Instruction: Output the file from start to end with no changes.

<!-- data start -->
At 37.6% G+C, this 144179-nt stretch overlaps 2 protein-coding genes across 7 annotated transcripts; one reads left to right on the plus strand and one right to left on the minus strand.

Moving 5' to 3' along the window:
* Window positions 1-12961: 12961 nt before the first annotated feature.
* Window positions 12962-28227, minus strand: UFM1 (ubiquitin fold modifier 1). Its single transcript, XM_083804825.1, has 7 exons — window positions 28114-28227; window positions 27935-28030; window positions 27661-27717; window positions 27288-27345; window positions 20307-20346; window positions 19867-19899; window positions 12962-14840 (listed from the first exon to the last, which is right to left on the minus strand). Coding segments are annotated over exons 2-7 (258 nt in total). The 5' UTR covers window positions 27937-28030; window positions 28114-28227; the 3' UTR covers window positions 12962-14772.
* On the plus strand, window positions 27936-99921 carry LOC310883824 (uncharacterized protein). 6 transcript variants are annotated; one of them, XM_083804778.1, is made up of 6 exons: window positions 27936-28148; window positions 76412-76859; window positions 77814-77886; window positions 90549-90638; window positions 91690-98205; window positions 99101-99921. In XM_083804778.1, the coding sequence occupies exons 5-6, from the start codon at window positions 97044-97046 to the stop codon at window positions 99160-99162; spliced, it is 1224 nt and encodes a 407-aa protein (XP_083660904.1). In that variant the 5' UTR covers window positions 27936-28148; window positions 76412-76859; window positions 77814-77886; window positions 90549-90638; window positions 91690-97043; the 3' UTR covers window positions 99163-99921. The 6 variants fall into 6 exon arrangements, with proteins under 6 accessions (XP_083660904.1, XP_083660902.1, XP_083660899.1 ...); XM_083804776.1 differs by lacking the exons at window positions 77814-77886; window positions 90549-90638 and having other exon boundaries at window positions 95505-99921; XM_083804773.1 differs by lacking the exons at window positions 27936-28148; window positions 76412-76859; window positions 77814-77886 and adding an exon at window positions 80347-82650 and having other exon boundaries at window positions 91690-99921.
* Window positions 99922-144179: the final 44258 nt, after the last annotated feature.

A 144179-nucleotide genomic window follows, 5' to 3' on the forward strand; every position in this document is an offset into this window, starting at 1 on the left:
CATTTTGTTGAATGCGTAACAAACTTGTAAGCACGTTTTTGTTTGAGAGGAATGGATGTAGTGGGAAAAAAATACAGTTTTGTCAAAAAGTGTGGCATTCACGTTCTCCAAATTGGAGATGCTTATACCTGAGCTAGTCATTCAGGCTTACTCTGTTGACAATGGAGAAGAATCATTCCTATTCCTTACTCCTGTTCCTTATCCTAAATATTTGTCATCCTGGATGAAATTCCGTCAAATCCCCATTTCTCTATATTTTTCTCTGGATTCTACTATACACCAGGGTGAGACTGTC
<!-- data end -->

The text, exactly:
At 37.6% G+C, this 144179-nt stretch overlaps 2 protein-coding genes across 7 annotated transcripts; one reads left to right on the plus strand and one right to left on the minus strand.

Moving 5' to 3' along the window:
* Window positions 1-12961: 12961 nt before the first annotated feature.
* Window positions 12962-28227, minus strand: UFM1 (ubiquitin fold modifier 1). Its single transcript, XM_083804825.1, has 7 exons — window positions 28114-28227; window positions 27935-28030; window positions 27661-27717; window positions 27288-27345; window positions 20307-20346; window positions 19867-19899; window positions 12962-14840 (listed from the first exon to the last, which is right to left on the minus strand). Coding segments are annotated over exons 2-7 (258 nt in total). The 5' UTR covers window positions 27937-28030; window positions 28114-28227; the 3' UTR covers window positions 12962-14772.
* On the plus strand, window positions 27936-99921 carry LOC310883824 (uncharacterized protein). 6 transcript variants are annotated; one of them, XM_083804778.1, is made up of 6 exons: window positions 27936-28148; window positions 76412-76859; window positions 77814-77886; window positions 90549-90638; window positions 91690-98205; window positions 99101-99921. In XM_083804778.1, the coding sequence occupies exons 5-6, from the start codon at window positions 97044-97046 to the stop codon at window positions 99160-99162; spliced, it is 1224 nt and encodes a 407-aa protein (XP_083660904.1). In that variant the 5' UTR covers window positions 27936-28148; window positions 76412-76859; window positions 77814-77886; window positions 90549-90638; window positions 91690-97043; the 3' UTR covers window positions 99163-99921. The 6 variants fall into 6 exon arrangements, with proteins under 6 accessions (XP_083660904.1, XP_083660902.1, XP_083660899.1 ...); XM_083804776.1 differs by lacking the exons at window positions 77814-77886; window positions 90549-90638 and having other exon boundaries at window positions 95505-99921; XM_083804773.1 differs by lacking the exons at window positions 27936-28148; window positions 76412-76859; window positions 77814-77886 and adding an exon at window positions 80347-82650 and having other exon boundaries at window positions 91690-99921.
* Window positions 99922-144179: the final 44258 nt, after the last annotated feature.

A 144179-nucleotide genomic window follows, 5' to 3' on the forward strand; every position in this document is an offset into this window, starting at 1 on the left:
CATTTTGTTGAATGCGTAACAAACTTGTAAGCACGTTTTTGTTTGAGAGGAATGGATGTAGTGGGAAAAAAATACAGTTTTGTCAAAAAGTGTGGCATTCACGTTCTCCAAATTGGAGATGCTTATACCTGAGCTAGTCATTCAGGCTTACTCTGTTGACAATGGAGAAGAATCATTCCTATTCCTTACTCCTGTTCCTTATCCTAAATATTTGTCATCCTGGATGAAATTCCGTCAAATCCCCATTTCTCTATATTTTTCTCTGGATTCTACTATACACCAGGGTGAGACTGTC